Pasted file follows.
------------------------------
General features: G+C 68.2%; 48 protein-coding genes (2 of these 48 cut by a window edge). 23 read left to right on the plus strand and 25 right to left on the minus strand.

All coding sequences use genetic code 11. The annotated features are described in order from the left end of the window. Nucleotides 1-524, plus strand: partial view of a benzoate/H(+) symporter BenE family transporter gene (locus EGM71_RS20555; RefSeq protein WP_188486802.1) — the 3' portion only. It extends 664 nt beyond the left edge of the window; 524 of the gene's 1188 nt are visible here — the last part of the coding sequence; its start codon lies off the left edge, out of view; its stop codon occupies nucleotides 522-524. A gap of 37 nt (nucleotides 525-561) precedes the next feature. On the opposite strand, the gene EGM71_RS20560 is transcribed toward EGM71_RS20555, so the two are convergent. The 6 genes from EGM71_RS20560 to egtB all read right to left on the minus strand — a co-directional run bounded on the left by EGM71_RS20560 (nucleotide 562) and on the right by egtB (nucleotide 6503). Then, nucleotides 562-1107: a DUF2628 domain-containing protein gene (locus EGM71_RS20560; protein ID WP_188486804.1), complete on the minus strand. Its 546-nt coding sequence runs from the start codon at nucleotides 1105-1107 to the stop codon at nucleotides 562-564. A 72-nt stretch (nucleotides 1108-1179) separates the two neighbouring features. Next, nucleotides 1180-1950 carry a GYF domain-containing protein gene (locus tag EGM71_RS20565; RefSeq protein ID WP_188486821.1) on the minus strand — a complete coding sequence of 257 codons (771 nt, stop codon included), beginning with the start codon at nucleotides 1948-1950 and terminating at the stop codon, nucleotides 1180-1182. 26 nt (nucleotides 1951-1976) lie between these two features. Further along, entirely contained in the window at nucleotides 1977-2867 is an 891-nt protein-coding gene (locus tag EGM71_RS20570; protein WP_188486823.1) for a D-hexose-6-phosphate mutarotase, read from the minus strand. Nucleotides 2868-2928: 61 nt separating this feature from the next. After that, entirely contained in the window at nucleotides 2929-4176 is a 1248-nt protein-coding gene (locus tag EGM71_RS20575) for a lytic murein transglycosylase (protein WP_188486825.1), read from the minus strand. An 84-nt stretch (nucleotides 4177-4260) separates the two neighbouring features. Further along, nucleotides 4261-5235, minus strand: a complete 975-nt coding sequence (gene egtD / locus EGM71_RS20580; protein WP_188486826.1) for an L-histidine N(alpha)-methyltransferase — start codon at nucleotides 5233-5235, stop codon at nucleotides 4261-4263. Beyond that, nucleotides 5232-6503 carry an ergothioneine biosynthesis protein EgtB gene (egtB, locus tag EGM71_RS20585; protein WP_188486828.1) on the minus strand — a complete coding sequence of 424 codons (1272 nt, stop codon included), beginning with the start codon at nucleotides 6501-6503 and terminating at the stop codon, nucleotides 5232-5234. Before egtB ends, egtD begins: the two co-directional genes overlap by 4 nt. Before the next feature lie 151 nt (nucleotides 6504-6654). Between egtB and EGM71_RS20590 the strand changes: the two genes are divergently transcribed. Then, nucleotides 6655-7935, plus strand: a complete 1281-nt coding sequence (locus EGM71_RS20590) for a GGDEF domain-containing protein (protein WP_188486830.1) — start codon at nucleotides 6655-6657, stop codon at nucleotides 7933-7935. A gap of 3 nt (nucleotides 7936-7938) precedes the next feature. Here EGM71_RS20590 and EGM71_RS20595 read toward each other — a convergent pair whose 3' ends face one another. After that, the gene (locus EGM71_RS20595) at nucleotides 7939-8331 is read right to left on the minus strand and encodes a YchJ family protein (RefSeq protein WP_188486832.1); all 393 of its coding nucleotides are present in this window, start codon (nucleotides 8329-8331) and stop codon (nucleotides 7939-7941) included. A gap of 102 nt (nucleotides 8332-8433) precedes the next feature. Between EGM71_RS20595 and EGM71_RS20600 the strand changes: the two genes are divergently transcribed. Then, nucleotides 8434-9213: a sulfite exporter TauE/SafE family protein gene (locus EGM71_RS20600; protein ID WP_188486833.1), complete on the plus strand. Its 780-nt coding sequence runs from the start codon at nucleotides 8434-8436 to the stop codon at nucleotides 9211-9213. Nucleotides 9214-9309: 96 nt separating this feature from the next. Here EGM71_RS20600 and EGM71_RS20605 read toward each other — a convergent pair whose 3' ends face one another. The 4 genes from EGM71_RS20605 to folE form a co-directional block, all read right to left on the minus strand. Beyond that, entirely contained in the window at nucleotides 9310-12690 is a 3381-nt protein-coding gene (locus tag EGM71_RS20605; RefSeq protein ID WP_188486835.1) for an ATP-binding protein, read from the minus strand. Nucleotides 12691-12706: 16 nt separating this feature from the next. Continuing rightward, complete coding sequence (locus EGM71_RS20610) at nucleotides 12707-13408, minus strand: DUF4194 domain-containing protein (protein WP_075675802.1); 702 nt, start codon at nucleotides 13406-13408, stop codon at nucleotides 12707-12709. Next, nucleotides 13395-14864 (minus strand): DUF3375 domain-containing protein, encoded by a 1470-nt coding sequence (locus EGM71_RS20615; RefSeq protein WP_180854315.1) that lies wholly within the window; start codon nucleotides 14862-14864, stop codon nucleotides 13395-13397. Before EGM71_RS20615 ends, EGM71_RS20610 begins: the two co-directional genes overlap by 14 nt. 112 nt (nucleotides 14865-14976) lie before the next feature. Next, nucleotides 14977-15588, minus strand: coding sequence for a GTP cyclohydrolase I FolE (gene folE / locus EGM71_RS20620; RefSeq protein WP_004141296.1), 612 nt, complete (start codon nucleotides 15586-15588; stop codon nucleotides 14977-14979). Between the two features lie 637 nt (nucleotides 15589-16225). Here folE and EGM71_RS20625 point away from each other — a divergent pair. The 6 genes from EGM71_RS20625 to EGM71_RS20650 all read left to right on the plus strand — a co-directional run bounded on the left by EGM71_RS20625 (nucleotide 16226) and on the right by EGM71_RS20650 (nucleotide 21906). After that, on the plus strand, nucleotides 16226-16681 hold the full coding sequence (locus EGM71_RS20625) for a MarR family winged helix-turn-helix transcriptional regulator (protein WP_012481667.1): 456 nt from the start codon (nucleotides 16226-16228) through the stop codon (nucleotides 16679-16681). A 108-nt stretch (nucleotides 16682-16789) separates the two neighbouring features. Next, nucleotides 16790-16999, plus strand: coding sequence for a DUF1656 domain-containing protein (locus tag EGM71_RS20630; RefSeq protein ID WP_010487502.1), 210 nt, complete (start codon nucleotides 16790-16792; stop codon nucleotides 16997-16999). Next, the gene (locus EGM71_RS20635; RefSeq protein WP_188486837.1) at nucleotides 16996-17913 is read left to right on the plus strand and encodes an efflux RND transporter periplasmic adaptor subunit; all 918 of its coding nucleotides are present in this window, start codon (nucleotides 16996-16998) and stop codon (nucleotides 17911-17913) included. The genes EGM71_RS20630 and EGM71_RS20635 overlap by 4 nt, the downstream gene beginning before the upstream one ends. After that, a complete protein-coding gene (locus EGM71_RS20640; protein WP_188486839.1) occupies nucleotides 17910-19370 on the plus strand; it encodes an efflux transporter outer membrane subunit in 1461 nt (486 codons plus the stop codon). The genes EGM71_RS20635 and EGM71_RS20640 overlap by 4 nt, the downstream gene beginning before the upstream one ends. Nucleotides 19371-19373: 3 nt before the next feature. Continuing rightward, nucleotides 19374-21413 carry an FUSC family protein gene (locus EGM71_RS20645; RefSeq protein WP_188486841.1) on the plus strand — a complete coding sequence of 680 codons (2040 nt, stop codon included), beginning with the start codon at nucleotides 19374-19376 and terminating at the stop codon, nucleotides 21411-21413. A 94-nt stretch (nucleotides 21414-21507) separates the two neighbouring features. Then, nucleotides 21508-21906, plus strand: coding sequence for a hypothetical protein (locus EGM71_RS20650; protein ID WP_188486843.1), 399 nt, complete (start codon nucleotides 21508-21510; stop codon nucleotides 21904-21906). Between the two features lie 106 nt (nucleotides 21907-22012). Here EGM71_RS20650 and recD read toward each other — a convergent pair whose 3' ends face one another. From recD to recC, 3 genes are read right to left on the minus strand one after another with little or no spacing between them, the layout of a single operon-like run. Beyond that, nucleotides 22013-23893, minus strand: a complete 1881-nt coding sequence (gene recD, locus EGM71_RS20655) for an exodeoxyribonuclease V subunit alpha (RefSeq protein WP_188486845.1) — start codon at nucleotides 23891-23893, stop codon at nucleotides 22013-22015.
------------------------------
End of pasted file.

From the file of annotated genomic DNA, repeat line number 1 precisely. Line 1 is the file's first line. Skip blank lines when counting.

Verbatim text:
General features: G+C 68.2%; 48 protein-coding genes (2 of these 48 cut by a window edge). 23 read left to right on the plus strand and 25 right to left on the minus strand.